Tag Archives: phenicx
I have been collaborating for a while now on the edition of a Special Issue at IEEE Multimedia Magazine, which gathers state-of-the-art research on multimedia methods and technologies aimed at enriching music performance, production and consumption.
It is the second time I act as a co-editor for a journal (the first one was at JNMR and related to computational ethnomusicology) and I learnt a lot from the process. Editors have to asure good submissions, good reviews and recommendations, keeping the coherence and theme that we wanted to give as a message to our community. Yes: access, distribution and experiences in music are changing with new technologies. I am very happy with the outcomes! Check our editorial paper here, and the full issue here.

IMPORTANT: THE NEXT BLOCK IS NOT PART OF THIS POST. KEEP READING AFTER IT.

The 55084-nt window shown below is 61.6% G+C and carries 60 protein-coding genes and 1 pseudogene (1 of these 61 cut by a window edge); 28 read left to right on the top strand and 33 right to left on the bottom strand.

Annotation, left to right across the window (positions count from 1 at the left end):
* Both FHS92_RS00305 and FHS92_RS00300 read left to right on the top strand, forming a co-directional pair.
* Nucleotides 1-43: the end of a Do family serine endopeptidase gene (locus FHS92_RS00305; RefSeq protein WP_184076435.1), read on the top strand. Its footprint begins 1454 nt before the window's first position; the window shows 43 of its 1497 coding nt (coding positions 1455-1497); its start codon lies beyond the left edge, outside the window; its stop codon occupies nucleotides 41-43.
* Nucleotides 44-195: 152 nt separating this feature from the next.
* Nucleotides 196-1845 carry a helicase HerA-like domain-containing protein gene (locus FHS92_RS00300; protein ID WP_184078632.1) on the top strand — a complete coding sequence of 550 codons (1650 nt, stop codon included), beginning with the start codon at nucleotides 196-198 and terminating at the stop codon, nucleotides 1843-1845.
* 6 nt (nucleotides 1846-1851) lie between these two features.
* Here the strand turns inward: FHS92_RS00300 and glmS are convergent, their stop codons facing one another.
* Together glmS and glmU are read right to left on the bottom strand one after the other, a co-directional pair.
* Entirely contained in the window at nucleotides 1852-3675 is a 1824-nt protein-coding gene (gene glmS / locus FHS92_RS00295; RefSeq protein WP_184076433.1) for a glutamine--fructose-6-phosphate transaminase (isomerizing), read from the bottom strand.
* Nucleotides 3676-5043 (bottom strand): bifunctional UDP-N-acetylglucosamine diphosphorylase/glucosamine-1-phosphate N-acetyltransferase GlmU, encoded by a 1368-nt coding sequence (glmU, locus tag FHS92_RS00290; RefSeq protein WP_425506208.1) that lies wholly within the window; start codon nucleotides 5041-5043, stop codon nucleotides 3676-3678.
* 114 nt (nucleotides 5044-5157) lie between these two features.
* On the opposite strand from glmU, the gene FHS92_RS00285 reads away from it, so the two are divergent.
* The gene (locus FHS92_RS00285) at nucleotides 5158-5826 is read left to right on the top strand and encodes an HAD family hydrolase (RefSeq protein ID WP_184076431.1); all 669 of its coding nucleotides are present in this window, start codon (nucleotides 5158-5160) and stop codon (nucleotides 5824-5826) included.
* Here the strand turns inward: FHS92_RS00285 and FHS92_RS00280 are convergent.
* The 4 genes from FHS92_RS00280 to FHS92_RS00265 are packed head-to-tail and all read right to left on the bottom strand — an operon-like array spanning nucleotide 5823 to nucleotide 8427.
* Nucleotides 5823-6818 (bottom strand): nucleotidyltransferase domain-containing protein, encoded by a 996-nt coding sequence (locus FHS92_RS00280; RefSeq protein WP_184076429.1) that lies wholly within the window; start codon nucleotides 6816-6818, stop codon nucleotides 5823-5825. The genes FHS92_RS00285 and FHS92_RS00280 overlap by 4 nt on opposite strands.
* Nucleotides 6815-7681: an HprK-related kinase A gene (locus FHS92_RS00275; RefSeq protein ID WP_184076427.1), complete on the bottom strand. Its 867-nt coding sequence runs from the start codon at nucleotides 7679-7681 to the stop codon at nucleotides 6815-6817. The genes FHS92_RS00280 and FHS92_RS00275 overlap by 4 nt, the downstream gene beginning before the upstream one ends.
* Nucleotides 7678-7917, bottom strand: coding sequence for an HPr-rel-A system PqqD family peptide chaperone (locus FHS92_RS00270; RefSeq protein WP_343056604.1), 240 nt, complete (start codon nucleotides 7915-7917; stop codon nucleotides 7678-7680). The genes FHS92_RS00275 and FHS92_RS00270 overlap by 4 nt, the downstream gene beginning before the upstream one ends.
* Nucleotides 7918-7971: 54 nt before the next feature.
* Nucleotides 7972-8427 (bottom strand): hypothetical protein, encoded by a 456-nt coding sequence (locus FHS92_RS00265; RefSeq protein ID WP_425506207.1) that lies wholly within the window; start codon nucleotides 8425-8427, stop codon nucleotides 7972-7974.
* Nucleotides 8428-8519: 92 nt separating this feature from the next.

And I love the design!
As part of the PHENICX project, we have recently published our research results in the task of audio sound source separation, which is the main research topic of one of our PhD students, Marius Miron.
During this work, we developed a method for orchestral music source separation along with a new dataset: the PHENICX-Anechoic dataset. The methods were integrated into the PHENICX project for tasks as orchestra focus/instrument enhancement. To our knowledge, this is the first time source separation is objectively evaluated in such a complex scenario.
This is the complete reference to the paper:
M. Miron, J. Carabias-Orti, J. J. Bosch, E. Gómez and J. Janer, “Score-informed source separation for multi-channel orchestral recordings”, Journal of Electrical and Computer Engineering (2016))”